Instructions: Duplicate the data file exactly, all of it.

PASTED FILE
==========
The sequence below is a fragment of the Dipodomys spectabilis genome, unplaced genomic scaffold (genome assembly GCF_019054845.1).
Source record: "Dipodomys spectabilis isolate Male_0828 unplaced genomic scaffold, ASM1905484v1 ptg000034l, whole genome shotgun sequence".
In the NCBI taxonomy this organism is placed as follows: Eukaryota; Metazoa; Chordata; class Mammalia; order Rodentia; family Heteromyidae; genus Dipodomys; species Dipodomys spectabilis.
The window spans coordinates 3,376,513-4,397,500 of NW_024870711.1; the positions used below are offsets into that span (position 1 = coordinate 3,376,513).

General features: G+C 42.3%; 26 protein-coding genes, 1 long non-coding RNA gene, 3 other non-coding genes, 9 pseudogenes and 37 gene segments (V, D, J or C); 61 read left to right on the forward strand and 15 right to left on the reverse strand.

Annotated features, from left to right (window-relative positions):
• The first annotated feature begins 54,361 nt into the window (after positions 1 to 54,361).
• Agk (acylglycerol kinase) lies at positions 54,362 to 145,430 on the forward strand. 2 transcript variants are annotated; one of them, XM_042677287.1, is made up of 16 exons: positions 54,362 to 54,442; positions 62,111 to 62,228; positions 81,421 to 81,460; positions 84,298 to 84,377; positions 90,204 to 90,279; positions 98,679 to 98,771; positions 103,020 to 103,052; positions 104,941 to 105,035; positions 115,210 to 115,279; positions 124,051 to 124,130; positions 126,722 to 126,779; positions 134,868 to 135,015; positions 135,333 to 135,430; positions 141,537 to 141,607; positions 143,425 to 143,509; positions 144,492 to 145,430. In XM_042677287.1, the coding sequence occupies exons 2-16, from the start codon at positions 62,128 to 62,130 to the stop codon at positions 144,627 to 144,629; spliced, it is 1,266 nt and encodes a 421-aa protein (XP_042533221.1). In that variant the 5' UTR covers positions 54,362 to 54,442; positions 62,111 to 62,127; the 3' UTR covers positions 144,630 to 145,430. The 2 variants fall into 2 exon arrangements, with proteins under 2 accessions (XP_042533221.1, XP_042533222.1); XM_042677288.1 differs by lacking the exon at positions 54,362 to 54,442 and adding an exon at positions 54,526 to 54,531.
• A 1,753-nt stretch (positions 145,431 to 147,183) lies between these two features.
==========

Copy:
The sequence below is a fragment of the Dipodomys spectabilis genome, unplaced genomic scaffold (genome assembly GCF_019054845.1).
Source record: "Dipodomys spectabilis isolate Male_0828 unplaced genomic scaffold, ASM1905484v1 ptg000034l, whole genome shotgun sequence".
In the NCBI taxonomy this organism is placed as follows: Eukaryota; Metazoa; Chordata; class Mammalia; order Rodentia; family Heteromyidae; genus Dipodomys; species Dipodomys spectabilis.
The window spans coordinates 3,376,513-4,397,500 of NW_024870711.1; the positions used below are offsets into that span (position 1 = coordinate 3,376,513).

General features: G+C 42.3%; 26 protein-coding genes, 1 long non-coding RNA gene, 3 other non-coding genes, 9 pseudogenes and 37 gene segments (V, D, J or C); 61 read left to right on the forward strand and 15 right to left on the reverse strand.

Annotated features, from left to right (window-relative positions):
• The first annotated feature begins 54,361 nt into the window (after positions 1 to 54,361).
• Agk (acylglycerol kinase) lies at positions 54,362 to 145,430 on the forward strand. 2 transcript variants are annotated; one of them, XM_042677287.1, is made up of 16 exons: positions 54,362 to 54,442; positions 62,111 to 62,228; positions 81,421 to 81,460; positions 84,298 to 84,377; positions 90,204 to 90,279; positions 98,679 to 98,771; positions 103,020 to 103,052; positions 104,941 to 105,035; positions 115,210 to 115,279; positions 124,051 to 124,130; positions 126,722 to 126,779; positions 134,868 to 135,015; positions 135,333 to 135,430; positions 141,537 to 141,607; positions 143,425 to 143,509; positions 144,492 to 145,430. In XM_042677287.1, the coding sequence occupies exons 2-16, from the start codon at positions 62,128 to 62,130 to the stop codon at positions 144,627 to 144,629; spliced, it is 1,266 nt and encodes a 421-aa protein (XP_042533221.1). In that variant the 5' UTR covers positions 54,362 to 54,442; positions 62,111 to 62,127; the 3' UTR covers positions 144,630 to 145,430. The 2 variants fall into 2 exon arrangements, with proteins under 2 accessions (XP_042533221.1, XP_042533222.1); XM_042677288.1 differs by lacking the exon at positions 54,362 to 54,442 and adding an exon at positions 54,526 to 54,531.
• A 1,753-nt stretch (positions 145,431 to 147,183) lies between these two features.